On Friday, Girl Scout Troop 2395, based at St. Andrew United Methodist Church, kicked off the Girl Scout Cookie Program season with a nearby cookie booth in the parking lot of Ragsdale Ace Hardware on Canton Road just north of Piedmont Road.
Radio station B98.5 FM was also on hand encouraging the public to stop by.
The troop’s 12 girls had 360 boxes of Girl Scout cookies on hand to sell, including Thin Mints, Samoas, Tagalongs, Do-Si-Dos, and Trefoils or shortbread cookies. Each box is $3.50.
From 1 to 5 p.m. today, Troop 2923 will be selling cookies at WalMart at 210 Cobb Parkway South near the Big Chicken in Marietta. From 3 to 7 p.m. Sunday, Troop 12380 will have cookies on sale at WalMart at 1785 Cobb Parkway SE near Dobbins Air Reserve Base in Marietta.
From 11 a.m. to 4 p.m. today, Troop 2395 will be at Kroger at 12050 Highway 92 in Woodstock.
Virginia Douglas is leader of Troop 2395, which pre-ordered 2,400 boxes of cookies, meaning they collected pre-orders for potential customers, whose orders will be delivered to them by the girls a few weeks later. The troop had two girls who pre-ordered more than 300 boxes and a couple of girls who pre-ordered 180 boxes, earning them special T-shirts. The general pre-order goal is 175 boxes.
“That’s a lot of cookies,” said assistant troop leader Kathy Adkins of Kennesaw.
In the three-year history of the troop of girls, they have never not sold all of their cookies, Adkins said. “Last year, we had to cancel our last booth because they sold out of everything that we had,” she said.
Most of the girls in the troop attend third or fourth grade at nearby Blackwell Elementary School, and two attend Nicholson and Pitner elementary schools. They acknowledged it can be a challenge making a sale, but as veterans now in their fourth sales year they’ve picked up a few strategies.
If a potential customer says he or she doesn’t eat cookies, “ask them to donate to the troops,” said Sidney Garner, 10, who planned to sell 275 boxes.
About 70 percent of the proceeds stay in the local Girl Scout council, including a portion that goes directly to the group selling the cookies. The balance goes to the baker to pay for the cookies.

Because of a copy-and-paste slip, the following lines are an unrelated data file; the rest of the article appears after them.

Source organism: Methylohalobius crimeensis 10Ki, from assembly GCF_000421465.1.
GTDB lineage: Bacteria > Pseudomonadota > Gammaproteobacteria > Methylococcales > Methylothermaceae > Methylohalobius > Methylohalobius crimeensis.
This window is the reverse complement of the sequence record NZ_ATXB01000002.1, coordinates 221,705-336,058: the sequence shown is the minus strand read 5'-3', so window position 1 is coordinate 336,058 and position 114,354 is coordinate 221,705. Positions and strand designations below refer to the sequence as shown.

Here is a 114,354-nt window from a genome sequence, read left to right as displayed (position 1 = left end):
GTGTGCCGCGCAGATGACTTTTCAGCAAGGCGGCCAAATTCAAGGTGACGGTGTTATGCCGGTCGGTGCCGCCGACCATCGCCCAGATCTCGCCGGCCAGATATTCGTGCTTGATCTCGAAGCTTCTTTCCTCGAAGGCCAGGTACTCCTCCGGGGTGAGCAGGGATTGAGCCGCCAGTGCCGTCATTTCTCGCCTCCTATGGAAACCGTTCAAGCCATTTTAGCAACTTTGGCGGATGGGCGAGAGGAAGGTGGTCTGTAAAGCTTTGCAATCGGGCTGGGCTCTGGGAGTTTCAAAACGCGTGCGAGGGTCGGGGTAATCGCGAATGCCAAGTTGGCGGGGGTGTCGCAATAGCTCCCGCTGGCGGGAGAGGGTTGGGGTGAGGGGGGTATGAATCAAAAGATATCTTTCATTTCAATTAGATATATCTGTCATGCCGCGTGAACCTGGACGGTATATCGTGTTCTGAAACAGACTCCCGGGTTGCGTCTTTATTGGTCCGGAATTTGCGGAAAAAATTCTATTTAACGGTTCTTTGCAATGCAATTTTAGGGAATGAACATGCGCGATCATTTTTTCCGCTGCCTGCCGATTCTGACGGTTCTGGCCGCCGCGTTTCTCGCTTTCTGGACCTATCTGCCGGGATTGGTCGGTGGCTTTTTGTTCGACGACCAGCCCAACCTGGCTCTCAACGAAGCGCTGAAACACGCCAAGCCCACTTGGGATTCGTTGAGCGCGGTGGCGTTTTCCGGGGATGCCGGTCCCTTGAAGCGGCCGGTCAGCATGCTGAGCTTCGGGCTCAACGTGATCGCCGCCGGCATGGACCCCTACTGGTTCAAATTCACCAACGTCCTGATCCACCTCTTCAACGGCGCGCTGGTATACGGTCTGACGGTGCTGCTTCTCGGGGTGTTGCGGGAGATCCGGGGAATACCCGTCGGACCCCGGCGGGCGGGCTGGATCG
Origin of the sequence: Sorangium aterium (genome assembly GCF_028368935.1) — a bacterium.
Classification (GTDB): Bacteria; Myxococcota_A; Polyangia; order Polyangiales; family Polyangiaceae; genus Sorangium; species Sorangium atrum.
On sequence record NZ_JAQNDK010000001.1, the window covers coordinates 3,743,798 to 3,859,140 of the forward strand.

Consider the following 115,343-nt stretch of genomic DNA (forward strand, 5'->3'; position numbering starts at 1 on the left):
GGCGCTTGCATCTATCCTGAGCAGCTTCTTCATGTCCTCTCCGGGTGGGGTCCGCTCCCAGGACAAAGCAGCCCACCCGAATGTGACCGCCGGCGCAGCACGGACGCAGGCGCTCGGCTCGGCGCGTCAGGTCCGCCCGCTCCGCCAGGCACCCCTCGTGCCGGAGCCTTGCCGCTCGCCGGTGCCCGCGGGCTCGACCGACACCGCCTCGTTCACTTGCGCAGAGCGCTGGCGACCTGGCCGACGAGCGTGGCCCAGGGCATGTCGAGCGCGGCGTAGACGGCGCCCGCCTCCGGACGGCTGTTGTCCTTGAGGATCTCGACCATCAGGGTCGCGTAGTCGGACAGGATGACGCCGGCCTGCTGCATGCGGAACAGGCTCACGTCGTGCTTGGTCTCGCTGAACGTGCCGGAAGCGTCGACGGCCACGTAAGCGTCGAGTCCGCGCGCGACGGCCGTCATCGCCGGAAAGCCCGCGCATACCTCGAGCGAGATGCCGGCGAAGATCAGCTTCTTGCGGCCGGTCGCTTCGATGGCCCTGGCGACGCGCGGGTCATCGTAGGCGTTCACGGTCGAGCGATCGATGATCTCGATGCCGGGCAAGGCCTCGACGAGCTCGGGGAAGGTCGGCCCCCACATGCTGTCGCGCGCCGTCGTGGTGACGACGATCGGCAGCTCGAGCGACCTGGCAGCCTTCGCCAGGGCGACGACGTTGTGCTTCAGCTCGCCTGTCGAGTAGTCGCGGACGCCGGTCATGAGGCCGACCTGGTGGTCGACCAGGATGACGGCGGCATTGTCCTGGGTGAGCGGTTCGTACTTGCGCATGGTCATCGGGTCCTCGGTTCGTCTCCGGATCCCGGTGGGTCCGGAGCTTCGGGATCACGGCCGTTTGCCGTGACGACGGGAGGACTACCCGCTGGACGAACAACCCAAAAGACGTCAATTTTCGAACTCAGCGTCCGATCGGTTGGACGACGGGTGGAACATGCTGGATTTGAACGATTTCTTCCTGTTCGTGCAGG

“This is really what they wait for all year,” said Anji Roe Wood, Girl Scouts of Greater Atlanta spokeswoman.
“A lot of people see the Girl Scout Cookie Program as girls selling cookies, but what they don’t realize is the girls are learning extremely valuable life skills that every entrepreneur learns. They are learning goal-setting, decision-making, the cost of doing business and advertising.”
By far, the most popular cookies are Thin Mints, followed by Samoas and Tagalongs, according to the girls of Troop 2395.
Jordan Ross, 9, said the girls never sneak cookies for themselves, “otherwise, we lose money.”
Even in a down economy, people will still find ways to pay for Girl Scout cookies, Adkins said.
“They know they can only get them that one time a year,” she said. “I’ve seen people literally at a booth … in their pockets digging for change to come up with money for a box of cookies.”
This year is the 100th anniversary of Girl Scouts.
To focus national attention on girls and the issues they face, Girl Scouts of the USA has also declared 2012 the “Year of the Girl.” Offices nationwide are planning celebrations.
Troop 2395 will save a portion of their cookie sale proceeds to put toward a trip next year to Savannah to visit the birthplace of Juliette Gordon Low, founder of the Girl Scouts of the USA. Another portion will go to a charitable cause, which in the past has included MUST Ministries and Our Pal’s Place animal shelter in Marietta.